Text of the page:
The desire for freedom clearly represents something deep within human beings
Appalled by the news that slave auctions are taking place right now in Libya, a small country with a modern history of genocide is trying to atone for its past by stretching to protect human rights today.
It's hard to get away from the world of bad news, but a story about a woman who volunteers to hold sick kids in the hospital is a decent antidote.
Was the idea of running for President part of a big quid pro quo between Donald Trump and people he needed in Russia? An extraordinary claim, for sure -- demanding equally extraordinary evidence.
Does artificial intelligence have a claim to copyright? Does the person who created the AI have the right to what it produces? Per the Constitution, intellectual property protections exist "To promote the Progress of Science and useful Arts, by securing for limited Times to Authors and Inventors the exclusive Right to their respective Writings and Discoveries". If AI is strictly a tool, then the creator of the AI has no more right to its output than the maker of a pen has a right to what someone writes with it. This may seem like an issue for sci-fi, but computers can already generate original music at the click of a mouse and some news organizations already use AI to write news stories. The sooner we start to wrap our brains around the issue, the better. Computers are not only here to stay, they're going to end up doing a lot of things most of us never expected.
Also, a really appropriate day to give to the American Indian College Fund
No surprise: Russia looks to have been behind most of them. The age of memetic warfare is here, and to not recognize that is as stupid as to not recognize tanks rolling across a border.
An event that has long since entered the realm of myth is one that happened to real people -- some of whom are still alive. Interesting to read the recollections of one of the men closest to the event.
At least 235 people were murdered in Egypt as they gathered to pray.
Study finds that people are more likely to get CPR in public than at home, and that men are much more likely to get CPR than women. That's really important information, and certainly gives the public-health sector something to do.
Most obituaries identify a person's place within a family. Your co-workers and your government aren't your survivors. Life ought to be organized accordingly.
Margaret Thatcher's words from 1979 bear remarkable timeliness today: "We do not seek to confront anyone. The world is too small and precarious a place for that. We and the Communist world share a common interest in the avoidance of war, and in the development of trade and commerce. We long for the freer movement of people and ideas."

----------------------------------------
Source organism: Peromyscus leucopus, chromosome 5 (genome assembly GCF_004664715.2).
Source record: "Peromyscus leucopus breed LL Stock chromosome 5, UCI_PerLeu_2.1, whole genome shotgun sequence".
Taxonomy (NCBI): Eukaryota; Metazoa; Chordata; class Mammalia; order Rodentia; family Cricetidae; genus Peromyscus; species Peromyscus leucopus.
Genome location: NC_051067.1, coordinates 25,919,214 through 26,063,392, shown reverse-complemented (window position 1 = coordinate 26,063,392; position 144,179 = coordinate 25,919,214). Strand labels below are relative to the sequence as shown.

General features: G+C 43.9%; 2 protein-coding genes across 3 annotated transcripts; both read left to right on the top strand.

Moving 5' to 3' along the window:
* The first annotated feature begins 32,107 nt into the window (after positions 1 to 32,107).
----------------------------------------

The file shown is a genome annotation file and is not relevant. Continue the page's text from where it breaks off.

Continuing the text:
Laudable: "[L]et's create a system for the humans instead of trying to adjust the humans to the system." They've decided that it's better to look at the root causes of accidents than to hope they can fix human beings. This is the way a lot of professions ought to operate -- build better systems instead of forever hoping that human beings can be perfected.
Every profession, trade, or craft needs to know from whence it came. Economics is perhaps in need of this more than most, since it's such a constructive field with such a (relatively) short history as a science.
Labor-saving devices in and around the home probably play at least a partial role. Will new ones on the horizon create even more family-based leisure time?
Iowa doesn't have a whole lot of big highway contractors
History has left some weird results in its wake
Time Magazine should long ago have clarified that the "Person of the Year" citation isn't an award to be won by changing the name to "Newsmaker of the Year". The fact they haven't made the change is a colossal unforced error that only plays right into the hands of President Trump, who is so utterly lacking in self-awareness that he took a press event to honor the Navajo Code-Talkers and turned it into a reckless display of insensitivity. In fact, he remains the leading newsmaker of the year -- but also in fact, no responsible organization in the world would nominate him as the most laudable person or character-driven leader in the world today. Time Magazine, it's time to change the name of your award. Either name the newsmaker of the year, or name the person of the year. One gets credit for commanding attention. The other ought to command respect.